More Than A Princess
In the early 1990s, I saw my first glimpse of Princess Leia when I watched Star Wars: Empire Strikes Back. I didn’t see her as the damsel in distress that she was in A New Hope.
I saw her as a leader of the rebellion, an inspiring General to her people, and a stubborn lover of Han Solo- despite how much she tried to deny it. Seeing her at the battle of Hoth being told that she had to evacuate but refusing to leave until she knew that they got as many of her people out of there as possible...
This was my first interaction with Carrie Fisher.
She was supposed to be a Princess but she wasn’t acting like the Princesses you were used to.
I wasn’t used to seeing Princesses picking up blasters and firing back at enemies. I wasn’t used to seeing Princesses wearing anything other than fancy dresses, but here was Princess Leia in her white jump suit and vest looking as if she was in the middle of leading a rebellion rather than preparing to meet Princes at the ball.
By now, I’m sure you have heard about the recent passing of Carrie Fisher. I was asked to write a guest blog because of the impact that she had on my life growing up as well as the impact her death has had on me now as a 29-year-old man. After spending all weekend fearing for this news and attempting to emotionally prepare myself for it, it still managed to hit me like a bag of bricks. It feels real and raw and emotional. She was a celebrity and an actress I had never met and yet I sit here feeling like I am writing about a close family members passing.
I grew up loving and cherishing Princess Leia as I’m sure man Star Wars fans did.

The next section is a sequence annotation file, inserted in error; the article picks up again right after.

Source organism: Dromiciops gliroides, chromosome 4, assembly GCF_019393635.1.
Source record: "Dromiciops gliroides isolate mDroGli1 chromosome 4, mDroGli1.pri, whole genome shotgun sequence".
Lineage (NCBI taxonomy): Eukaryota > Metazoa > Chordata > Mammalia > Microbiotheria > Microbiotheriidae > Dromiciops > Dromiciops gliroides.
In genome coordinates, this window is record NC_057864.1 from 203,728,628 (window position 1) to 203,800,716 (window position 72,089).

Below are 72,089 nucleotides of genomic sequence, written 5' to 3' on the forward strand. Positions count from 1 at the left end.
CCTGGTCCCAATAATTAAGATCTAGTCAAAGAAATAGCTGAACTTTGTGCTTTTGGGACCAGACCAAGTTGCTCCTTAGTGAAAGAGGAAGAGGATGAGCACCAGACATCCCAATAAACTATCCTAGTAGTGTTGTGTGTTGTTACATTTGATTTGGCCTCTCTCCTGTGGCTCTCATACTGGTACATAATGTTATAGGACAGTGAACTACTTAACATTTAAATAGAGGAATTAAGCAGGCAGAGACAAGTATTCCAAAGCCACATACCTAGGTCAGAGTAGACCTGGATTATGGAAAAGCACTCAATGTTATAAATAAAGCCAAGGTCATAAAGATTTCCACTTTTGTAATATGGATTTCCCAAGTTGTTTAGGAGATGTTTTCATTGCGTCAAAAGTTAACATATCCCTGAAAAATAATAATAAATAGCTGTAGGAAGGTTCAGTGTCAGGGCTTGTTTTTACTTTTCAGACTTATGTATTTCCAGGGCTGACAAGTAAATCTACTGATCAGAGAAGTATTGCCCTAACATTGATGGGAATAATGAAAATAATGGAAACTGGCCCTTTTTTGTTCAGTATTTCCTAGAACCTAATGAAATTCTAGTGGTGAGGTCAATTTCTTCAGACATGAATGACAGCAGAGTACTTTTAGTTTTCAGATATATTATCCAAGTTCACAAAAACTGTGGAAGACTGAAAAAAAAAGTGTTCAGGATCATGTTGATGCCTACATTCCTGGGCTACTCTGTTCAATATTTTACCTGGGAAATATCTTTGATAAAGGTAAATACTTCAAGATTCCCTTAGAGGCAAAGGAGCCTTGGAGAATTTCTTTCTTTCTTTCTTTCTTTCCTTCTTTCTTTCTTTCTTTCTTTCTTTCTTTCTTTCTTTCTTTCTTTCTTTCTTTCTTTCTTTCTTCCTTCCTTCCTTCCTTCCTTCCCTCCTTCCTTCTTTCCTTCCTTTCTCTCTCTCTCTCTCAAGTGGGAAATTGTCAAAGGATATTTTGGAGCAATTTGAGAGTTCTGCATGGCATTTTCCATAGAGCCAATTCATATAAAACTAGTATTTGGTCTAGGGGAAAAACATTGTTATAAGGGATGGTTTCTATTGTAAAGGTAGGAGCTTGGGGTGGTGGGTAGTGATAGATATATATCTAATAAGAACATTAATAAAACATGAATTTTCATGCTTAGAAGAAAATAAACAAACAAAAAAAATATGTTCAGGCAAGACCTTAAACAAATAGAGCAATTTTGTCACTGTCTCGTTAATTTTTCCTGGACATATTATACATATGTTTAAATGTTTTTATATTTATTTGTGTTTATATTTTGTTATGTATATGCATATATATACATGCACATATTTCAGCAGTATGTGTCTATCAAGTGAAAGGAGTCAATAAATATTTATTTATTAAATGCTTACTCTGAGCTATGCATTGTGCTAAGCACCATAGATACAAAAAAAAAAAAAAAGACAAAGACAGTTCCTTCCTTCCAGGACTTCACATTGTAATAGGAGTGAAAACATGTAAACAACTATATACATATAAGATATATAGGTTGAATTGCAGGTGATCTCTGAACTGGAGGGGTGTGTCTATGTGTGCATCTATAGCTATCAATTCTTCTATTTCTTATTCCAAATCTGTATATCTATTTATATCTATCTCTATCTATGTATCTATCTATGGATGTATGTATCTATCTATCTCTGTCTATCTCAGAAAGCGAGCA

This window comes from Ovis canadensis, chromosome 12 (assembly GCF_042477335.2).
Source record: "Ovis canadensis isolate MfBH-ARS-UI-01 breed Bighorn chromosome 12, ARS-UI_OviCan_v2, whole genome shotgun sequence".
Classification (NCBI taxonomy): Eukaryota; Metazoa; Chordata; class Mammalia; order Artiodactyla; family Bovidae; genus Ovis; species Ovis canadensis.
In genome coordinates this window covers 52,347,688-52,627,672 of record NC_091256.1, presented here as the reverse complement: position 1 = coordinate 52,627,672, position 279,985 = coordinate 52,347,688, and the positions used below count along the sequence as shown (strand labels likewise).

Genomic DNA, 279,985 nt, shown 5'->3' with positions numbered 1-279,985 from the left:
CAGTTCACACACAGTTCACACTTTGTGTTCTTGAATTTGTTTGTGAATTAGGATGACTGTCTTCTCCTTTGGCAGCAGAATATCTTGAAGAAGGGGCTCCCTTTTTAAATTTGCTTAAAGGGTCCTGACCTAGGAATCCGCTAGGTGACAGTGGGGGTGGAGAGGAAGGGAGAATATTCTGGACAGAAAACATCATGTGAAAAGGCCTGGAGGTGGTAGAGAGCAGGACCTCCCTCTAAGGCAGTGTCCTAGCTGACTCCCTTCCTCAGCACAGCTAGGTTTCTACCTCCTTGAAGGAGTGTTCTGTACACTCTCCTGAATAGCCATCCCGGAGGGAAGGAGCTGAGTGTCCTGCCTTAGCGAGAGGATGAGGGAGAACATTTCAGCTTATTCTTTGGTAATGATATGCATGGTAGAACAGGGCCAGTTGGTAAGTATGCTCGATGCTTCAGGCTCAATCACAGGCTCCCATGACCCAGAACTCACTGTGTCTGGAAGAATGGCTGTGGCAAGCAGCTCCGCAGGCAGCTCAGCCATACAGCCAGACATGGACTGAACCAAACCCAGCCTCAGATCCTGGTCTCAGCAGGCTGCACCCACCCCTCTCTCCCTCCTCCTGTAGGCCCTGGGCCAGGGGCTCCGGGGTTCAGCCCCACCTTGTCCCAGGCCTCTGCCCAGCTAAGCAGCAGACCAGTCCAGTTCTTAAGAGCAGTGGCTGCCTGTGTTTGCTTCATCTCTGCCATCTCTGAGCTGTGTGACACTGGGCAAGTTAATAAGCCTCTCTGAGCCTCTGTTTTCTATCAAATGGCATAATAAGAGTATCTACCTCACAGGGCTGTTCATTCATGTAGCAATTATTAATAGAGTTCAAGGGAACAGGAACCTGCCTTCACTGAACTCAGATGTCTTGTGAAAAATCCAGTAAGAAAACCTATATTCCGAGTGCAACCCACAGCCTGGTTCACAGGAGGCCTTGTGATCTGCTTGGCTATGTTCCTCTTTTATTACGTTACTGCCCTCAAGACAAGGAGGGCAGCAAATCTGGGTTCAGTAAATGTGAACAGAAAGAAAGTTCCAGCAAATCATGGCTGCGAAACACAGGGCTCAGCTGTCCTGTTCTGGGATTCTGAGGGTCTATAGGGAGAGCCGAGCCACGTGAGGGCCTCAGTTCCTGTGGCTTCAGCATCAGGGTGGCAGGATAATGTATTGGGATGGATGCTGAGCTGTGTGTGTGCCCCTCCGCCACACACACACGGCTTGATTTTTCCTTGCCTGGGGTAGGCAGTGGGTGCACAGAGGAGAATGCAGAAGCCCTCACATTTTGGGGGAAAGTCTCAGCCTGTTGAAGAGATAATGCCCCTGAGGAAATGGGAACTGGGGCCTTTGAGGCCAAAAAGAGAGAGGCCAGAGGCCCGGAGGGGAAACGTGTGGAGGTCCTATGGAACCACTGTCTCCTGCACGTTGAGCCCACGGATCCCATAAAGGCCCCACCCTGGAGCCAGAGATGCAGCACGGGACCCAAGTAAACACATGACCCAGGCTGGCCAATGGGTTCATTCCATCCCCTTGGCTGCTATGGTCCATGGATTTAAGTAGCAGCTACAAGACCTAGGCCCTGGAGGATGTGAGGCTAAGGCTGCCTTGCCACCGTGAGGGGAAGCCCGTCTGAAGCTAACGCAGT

She was not only a badass but she gave us a whole new look on what a Princess was.
When she was shot at, she shot back.
When Darth Vader boarded her ship in A New Hope and took her prisoner, did she cower in fear like everybody around her did? No. She stood up to him and even insulted him. She was brave enough to stand up to a Sith Lord that had everybody else paralyzed with fear.
When they tortured her for information on where the Rebel base was, she didn’t give in or give them the details. She lied to them to try to save lives.
She wasn’t scared for her life, she was scared for the lives of the people she was fighting for.
I know many women who looked up to Princess Leia as a role model. I understand what they saw in her. She was brave, strong, fierce, passionate, powerful, and righteous. She did everything she did to help people. She was never selfish and never greedy. She was always fighting for her friends and fighting for the little people under the boot of the Empire.
As a young boy, I didn’t look to her as a role model. I looked to her as this beautiful and amazing woman. As I grew up I started to realize what was amazing about her. It wasn’t just that she was beautiful, it was that she was strong both emotionally and mentally. These were qualities I started to find appealing when I would go on and look at girls in a whole new light.
I didn’t want a Princess unless it was the badass Princess Leia.
Because of Carrie Fisher and her portrayal as Princess Leia, we got a whole new generation of young women who got to see that it’s possible to be strong in so many ways. We also got a generation of young boys who got to see that women can be beautiful and powerful.
And we got fans who grew up to make more Star Wars movies with characters like Natalie Portman’s Padme, Daisy Ridley’s Rey, and Felicity Jones’ Jyn Erso.
We were shown that women can be badasses, and that Princesses can also be Generals.
Kyle Piper is a single father, student in CVTC's IT- Software Developer Program, and an Eau Claire native.
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